Ever since I wrote about how high magic should logically change a fantasy setting, people have been asking me how the proven existence of divine beings and life after death would change a society. This has been a much harder task; at least magic imitates existing technology in most settings. Gods and the afterlife have no such parallel, so theorizing about them requires more guesswork. But after much thought and contemplation, I’m ready to highlight just a few of the ways a verifiable divine presence could change a setting.
First, let me explain my frame of reference. While many people in the real world believe in the divine,* it’s important to draw a line between what we experience in real life and what happens in fantasy settings. In many fantasy settings, the divine is easily provable and an undeniable part of everyone’s life. This provable divine often takes the form of spectral communication, godly manifestation, and resurrection, just to name a few. It occurs in RPG settings like D&D and Legend of the Five Rings, novels like The Craft Sequence, and TV shows like Supernatural. In those settings, there’s no question about gods or what happens when a person dies: it’s right there for anyone who cares to check.
1. Death Is Optional
Resurrection doesn’t always come bundled with gods and the afterlife, but it’s a common enough trope to be worth addressing. If resurrections in your settings are cheap and widely accessible, they would lead to an effectively deathless society. However, most settings limit resurrections to deaths by injury or disease and then slap a high material cost on them for good measure, be that a valuable gemstone or a requirement that you journey into the underworld to reclaim the deceased’s soul.
In this scenario, only the rich and powerful can routinely afford resurrections, and resurrections can’t be used to escape the reaper forever.* This has obvious benefits for the rich and powerful; namely that they aren’t at risk of premature death. But how does it affect the rest of us?
First, the upside: we’re unlikely to lose celebrities before their time. That can mean a real benefit for the arts, as many talented creators die young. Resurrections also reduce the viability of assassination as a political tool. That means we don’t have to deal with the political instability that often accompanies a murdered leader. Perhaps more importantly, resurrections would be a major boon to advocacy movements. One need only look at the American Civil Rights Movement to see how often prominent advocates are the victims of brutal violence. In a world of resurrections, Dr. King and Malcolm X could have been brought back to continue their fight for justice.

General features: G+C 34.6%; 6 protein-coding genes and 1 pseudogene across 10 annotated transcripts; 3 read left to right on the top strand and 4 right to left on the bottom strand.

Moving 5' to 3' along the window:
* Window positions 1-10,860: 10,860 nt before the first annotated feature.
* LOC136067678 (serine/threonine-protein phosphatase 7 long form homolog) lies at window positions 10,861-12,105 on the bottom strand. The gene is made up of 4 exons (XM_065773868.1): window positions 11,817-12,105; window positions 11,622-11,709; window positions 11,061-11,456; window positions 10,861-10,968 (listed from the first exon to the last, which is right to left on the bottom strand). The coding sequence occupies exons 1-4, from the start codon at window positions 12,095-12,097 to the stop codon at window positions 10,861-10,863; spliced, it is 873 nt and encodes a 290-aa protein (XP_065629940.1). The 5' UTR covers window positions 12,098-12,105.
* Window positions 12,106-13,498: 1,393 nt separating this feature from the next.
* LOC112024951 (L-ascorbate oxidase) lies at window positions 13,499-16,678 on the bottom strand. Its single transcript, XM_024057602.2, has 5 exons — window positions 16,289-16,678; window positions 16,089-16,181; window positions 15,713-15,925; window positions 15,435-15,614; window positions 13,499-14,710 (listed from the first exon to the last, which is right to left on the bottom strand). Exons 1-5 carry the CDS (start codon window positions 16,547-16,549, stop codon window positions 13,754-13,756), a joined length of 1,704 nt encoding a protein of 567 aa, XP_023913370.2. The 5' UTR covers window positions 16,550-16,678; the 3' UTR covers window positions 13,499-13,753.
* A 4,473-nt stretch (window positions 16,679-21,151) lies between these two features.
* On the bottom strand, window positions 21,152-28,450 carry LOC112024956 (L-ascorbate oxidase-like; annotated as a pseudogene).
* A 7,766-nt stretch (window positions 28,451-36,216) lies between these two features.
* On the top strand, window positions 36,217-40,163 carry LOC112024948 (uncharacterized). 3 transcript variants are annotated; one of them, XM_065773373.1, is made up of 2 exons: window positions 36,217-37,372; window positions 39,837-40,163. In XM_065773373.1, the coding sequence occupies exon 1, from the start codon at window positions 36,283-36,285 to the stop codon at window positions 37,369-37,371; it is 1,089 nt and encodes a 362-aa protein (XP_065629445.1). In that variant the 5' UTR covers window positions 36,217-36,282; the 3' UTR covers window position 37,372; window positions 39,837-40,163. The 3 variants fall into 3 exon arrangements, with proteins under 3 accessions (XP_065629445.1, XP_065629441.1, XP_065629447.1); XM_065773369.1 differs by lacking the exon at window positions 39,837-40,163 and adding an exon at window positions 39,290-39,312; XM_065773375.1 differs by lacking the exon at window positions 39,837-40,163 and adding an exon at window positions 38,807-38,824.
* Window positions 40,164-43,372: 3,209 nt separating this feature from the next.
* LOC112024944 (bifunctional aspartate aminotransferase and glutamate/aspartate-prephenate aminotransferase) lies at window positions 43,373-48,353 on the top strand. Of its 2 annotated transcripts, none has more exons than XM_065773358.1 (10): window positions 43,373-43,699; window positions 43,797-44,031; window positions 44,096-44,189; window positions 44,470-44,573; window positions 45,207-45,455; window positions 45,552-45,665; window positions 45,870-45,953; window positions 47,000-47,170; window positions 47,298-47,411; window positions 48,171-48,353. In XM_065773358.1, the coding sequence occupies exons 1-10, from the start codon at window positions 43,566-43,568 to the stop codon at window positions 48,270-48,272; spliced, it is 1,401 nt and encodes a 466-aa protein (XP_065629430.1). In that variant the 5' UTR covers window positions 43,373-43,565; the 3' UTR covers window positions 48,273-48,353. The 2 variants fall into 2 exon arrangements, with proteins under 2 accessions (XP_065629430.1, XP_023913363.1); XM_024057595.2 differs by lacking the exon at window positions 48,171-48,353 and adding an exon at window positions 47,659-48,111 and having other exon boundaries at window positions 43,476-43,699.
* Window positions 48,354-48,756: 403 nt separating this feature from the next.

Unfortunately, there are downsides to these expensive resurrections: namely that they increase the gap between rich and poor. Even in the real world, the rich live longer because they have better access to medical care, giving them more time to amass knowledge and influence. In a world where the rich literally cannot die before their time, this difference in life expectancy will be far more pronounced. If the resurrection was based on technology, it might eventually get cheap enough to filter down, but it’s not likely that the underworld will lower its requirements anytime soon.
This affects everyone’s day-to-day life because as a group, rich people tend to want things that are good for rich people, regardless of how it affects everyone else. The wealthy often advocate for tax cuts for themselves, reductions of public services, the erosion of democracy,* and even waging wars where soldiers are recruited mostly from the lower classes.
2. Death Is Another Country
Resurrections might be too expensive for regular folk, but I’ve never seen a setting where only rich people go to heaven.* That means in a world with a proven afterlife, everyone has to grapple with the same weird paradigm: dying doesn’t really kill you. We generally consider death to mean a permanent loss of consciousness, and if the setting has an afterlife, consciousness isn’t ever lost. A person closes their eyes in the living world and wakes up in the world of the dead, usually with a functioning copy of their own body.
That means dying is akin to making a permanent move. Saying a person is “dead” is the equivalent of saying they’ve moved to France. Would people even still be sad when a loved one passes? Probably, but not to the same degree. I’ve certainly been sad when someone dear to me moved away forever,* but I wasn’t heartbroken the way I’d have been if they died. This is assuming the afterlife is mostly the same as the living world, but that’s not the only option.